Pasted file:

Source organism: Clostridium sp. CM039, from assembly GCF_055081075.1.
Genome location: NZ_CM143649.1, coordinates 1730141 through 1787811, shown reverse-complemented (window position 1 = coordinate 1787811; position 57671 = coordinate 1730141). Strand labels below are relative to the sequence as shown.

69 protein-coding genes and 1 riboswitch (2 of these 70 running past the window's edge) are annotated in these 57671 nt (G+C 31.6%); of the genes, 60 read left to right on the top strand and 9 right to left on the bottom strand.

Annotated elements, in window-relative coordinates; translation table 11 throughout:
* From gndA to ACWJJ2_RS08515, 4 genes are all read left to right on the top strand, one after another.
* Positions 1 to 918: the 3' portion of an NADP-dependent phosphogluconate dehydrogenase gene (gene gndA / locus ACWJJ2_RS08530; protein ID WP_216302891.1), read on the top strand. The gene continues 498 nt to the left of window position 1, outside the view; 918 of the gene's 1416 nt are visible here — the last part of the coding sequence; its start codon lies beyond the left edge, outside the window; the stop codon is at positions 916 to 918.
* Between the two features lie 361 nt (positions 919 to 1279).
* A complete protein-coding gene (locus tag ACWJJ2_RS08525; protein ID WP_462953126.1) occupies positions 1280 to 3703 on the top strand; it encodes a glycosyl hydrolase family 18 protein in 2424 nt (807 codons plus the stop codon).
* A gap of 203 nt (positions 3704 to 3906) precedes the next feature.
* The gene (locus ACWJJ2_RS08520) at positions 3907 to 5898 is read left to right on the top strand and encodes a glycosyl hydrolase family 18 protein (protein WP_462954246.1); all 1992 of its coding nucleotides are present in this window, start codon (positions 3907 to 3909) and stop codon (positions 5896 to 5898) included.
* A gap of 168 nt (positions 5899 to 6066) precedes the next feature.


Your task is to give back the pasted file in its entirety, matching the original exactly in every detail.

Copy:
Source organism: Clostridium sp. CM039, from assembly GCF_055081075.1.
Genome location: NZ_CM143649.1, coordinates 1730141 through 1787811, shown reverse-complemented (window position 1 = coordinate 1787811; position 57671 = coordinate 1730141). Strand labels below are relative to the sequence as shown.

69 protein-coding genes and 1 riboswitch (2 of these 70 running past the window's edge) are annotated in these 57671 nt (G+C 31.6%); of the genes, 60 read left to right on the top strand and 9 right to left on the bottom strand.

Annotated elements, in window-relative coordinates; translation table 11 throughout:
* From gndA to ACWJJ2_RS08515, 4 genes are all read left to right on the top strand, one after another.
* Positions 1 to 918: the 3' portion of an NADP-dependent phosphogluconate dehydrogenase gene (gene gndA / locus ACWJJ2_RS08530; protein ID WP_216302891.1), read on the top strand. The gene continues 498 nt to the left of window position 1, outside the view; 918 of the gene's 1416 nt are visible here — the last part of the coding sequence; its start codon lies beyond the left edge, outside the window; the stop codon is at positions 916 to 918.
* Between the two features lie 361 nt (positions 919 to 1279).
* A complete protein-coding gene (locus tag ACWJJ2_RS08525; protein ID WP_462953126.1) occupies positions 1280 to 3703 on the top strand; it encodes a glycosyl hydrolase family 18 protein in 2424 nt (807 codons plus the stop codon).
* A gap of 203 nt (positions 3704 to 3906) precedes the next feature.
* The gene (locus ACWJJ2_RS08520) at positions 3907 to 5898 is read left to right on the top strand and encodes a glycosyl hydrolase family 18 protein (protein WP_462954246.1); all 1992 of its coding nucleotides are present in this window, start codon (positions 3907 to 3909) and stop codon (positions 5896 to 5898) included.
* A gap of 168 nt (positions 5899 to 6066) precedes the next feature.